What cyclists should know about potholes
Potholes can be dangerous for any road user, but especially for cyclists. Our experts explain all you need to know about potholes, who’s responsible and what you need to do if you’re injured because of a pothole.
11 May 2021
What causes a pothole?
The UK’s roads are littered with potholes, as soon as one is filled, another appears. Potholes are caused when general wear and tear of the road creates small cracks in the surface and when it rains, water seeps into these cracks. In the winter time, the water freezes and expands. When the weather warms up in the spring and summer months, the ice melts and the water evaporates which leaves gaps under the surface. Traffic then breaks down the surface of the road even more and this causes potholes.
According to the , every year around 17,000 cyclists are injured in UK road traffic accidents and according to Cycling UK, 15% of cyclists who have an accident have reported the cause to be due to a pothole or other road defect.
What is the Local Authority’s responsibility?
Each Local Authority has a duty to maintain roads within their remit. That includes repairing defects and resurfacing where necessary. However, they can only repair potholes if they know about them. Cycling UK set up a reporting system called which means road users, when they come across a pothole or other road defect, can report it to their local council. If you would like to report a pothole, please report it using .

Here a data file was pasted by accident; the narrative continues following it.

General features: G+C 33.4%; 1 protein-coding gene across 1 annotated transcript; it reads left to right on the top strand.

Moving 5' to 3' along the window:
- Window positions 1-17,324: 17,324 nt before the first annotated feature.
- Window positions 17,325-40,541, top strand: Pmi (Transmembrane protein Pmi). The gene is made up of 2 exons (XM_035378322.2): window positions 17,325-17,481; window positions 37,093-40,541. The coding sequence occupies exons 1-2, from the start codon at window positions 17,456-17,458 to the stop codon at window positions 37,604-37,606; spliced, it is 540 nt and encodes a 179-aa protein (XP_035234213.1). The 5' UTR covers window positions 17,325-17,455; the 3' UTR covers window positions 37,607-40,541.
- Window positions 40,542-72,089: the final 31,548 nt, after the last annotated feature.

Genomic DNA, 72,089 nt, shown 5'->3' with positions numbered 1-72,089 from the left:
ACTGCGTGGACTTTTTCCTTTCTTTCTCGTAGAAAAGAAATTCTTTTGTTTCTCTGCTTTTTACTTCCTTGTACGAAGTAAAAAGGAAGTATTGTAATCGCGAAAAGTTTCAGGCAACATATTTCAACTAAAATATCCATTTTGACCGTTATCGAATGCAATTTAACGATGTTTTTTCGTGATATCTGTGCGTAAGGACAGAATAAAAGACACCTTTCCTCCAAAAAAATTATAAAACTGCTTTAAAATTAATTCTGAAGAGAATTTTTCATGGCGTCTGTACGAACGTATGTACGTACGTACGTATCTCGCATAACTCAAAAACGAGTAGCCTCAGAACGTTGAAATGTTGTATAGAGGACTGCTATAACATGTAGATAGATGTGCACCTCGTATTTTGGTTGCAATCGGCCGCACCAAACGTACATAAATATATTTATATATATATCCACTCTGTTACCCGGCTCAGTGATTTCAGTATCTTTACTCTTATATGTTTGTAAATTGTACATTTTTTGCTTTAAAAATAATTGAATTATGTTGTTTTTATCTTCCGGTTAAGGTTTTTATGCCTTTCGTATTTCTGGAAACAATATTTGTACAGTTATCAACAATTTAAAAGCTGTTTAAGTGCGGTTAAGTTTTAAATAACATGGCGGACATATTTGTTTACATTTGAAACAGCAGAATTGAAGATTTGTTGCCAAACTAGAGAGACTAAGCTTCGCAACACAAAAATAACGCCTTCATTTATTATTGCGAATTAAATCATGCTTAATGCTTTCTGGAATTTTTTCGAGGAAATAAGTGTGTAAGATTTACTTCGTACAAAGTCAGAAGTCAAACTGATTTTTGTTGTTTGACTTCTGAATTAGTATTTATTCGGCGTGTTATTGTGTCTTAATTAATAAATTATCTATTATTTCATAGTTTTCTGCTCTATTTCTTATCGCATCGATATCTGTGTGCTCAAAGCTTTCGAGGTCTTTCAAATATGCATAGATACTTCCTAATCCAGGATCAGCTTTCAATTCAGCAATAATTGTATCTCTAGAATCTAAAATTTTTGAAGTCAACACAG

What to do if you’re involved in an accident where a pothole was the cause?
If you’ve been , you should first check your injuries and asses whether you need to attend hospital. You should then see if there are any witnesses to your accident and take their details so that if you decide to make a personal injury claim, your lawyer can contact them for a detailed witness statement.
If you are able, take photographs of the pothole and document the depth and width of it. Ideally show this in the photograph with a tape measure. You should also take photographs of your injuries and the damage to your bike and clothing you were wearing at the time of the accident. These will help as evidence if you decide to make a personal injury claim.
If you attend hospital or your local GP surgery, keep a record of your medical notes and any medication prescribed.
The information contained in this article was correct at the time of publication.